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Top Cop Set To Get Kidney Transplant From 25-Year-Old Son Wednesday

 Supt. Eddie Johnson  said he eager to have the surgery and get back to work after the transplant.
Supt. Eddie Johnson said he eager to have the surgery and get back to work after the transplant.
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DNAinfo/Heather Cherone

THE LOOP — Chicago Police Supt. Eddie Johnson will undergo a kidney transplant Wednesday, with his 25-year-old son, Daniel, set to serve as the donor.

"I'm ready to get it over with," Johnson said. "I feel great. I've always been the guy who doesn't like things hanging over my head, so I want to get it done."

Johnson revealed his condition after almost collapsing at a news conference earlier this year.

"Trust me when I tell you this," Johnson said. "There is still a lot of work to be done in this city. The quicker I get this done and recover, the quicker I can get back to the work at hand. I am determined to make CPD a model agency and Chicago one of the safest big cities in the country."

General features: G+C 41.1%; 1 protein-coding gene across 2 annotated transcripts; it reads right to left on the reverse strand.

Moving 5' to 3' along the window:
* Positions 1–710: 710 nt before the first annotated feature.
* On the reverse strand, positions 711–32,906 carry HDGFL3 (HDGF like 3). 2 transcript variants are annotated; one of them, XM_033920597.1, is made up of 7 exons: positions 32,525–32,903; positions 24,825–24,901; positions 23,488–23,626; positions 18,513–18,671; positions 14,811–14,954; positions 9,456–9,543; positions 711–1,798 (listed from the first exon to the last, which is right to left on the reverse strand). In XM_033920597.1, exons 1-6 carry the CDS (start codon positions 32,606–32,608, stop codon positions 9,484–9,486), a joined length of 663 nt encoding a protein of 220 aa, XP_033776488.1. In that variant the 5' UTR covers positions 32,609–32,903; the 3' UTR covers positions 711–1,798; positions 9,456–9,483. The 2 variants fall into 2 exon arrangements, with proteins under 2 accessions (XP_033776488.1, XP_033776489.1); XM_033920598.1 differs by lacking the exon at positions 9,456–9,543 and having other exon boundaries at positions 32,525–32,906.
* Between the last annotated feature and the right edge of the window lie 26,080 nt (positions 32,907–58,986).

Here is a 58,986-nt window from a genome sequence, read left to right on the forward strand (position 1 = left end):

Johnson said he was "immensely proud" of his son.

"I couldn't have went to the store and picked out a better kid," Johnson said. "He's a good kid."

Johnson said he planned to have his Bible close at hand before the surgery.

"I might not be the most religious guy, but I am afraid of God," Johnson said, adding that the Bible was a source of strength for him, particularly the Book of Job.

Johnson said he planned to marry Lt. Nakia Fenner "soon," but declined to reveal details about his impending nuptials.

"I'll get in trouble if I tell you," Johnson said, laughing.

After the surgery, Johnson, who lost 50 pounds while preparing for the surgery, said he was looking forward to using his new Bowflex treadmill.

First Deputy Supt. Kevin Navarro will run the department in Johnson's absence, which is expected to be no more than a few weeks, officials said.

Johnson told reporters in January that he was diagnosed with a kidney disease 32 years ago when he applied to be a Chicago police officer and was required to take a blood test. He said he has managed it since then without medicine.

Johnson is among the more than 123,000 Americans on the organ transplant list. However, only 7,000 people receive a transplant each year; 12 people die every day waiting for a kidney. Half of the 4,700 people awaiting a transplant in Illinois are minorities, according to the Office of Illinois Secretary of State Jesse White.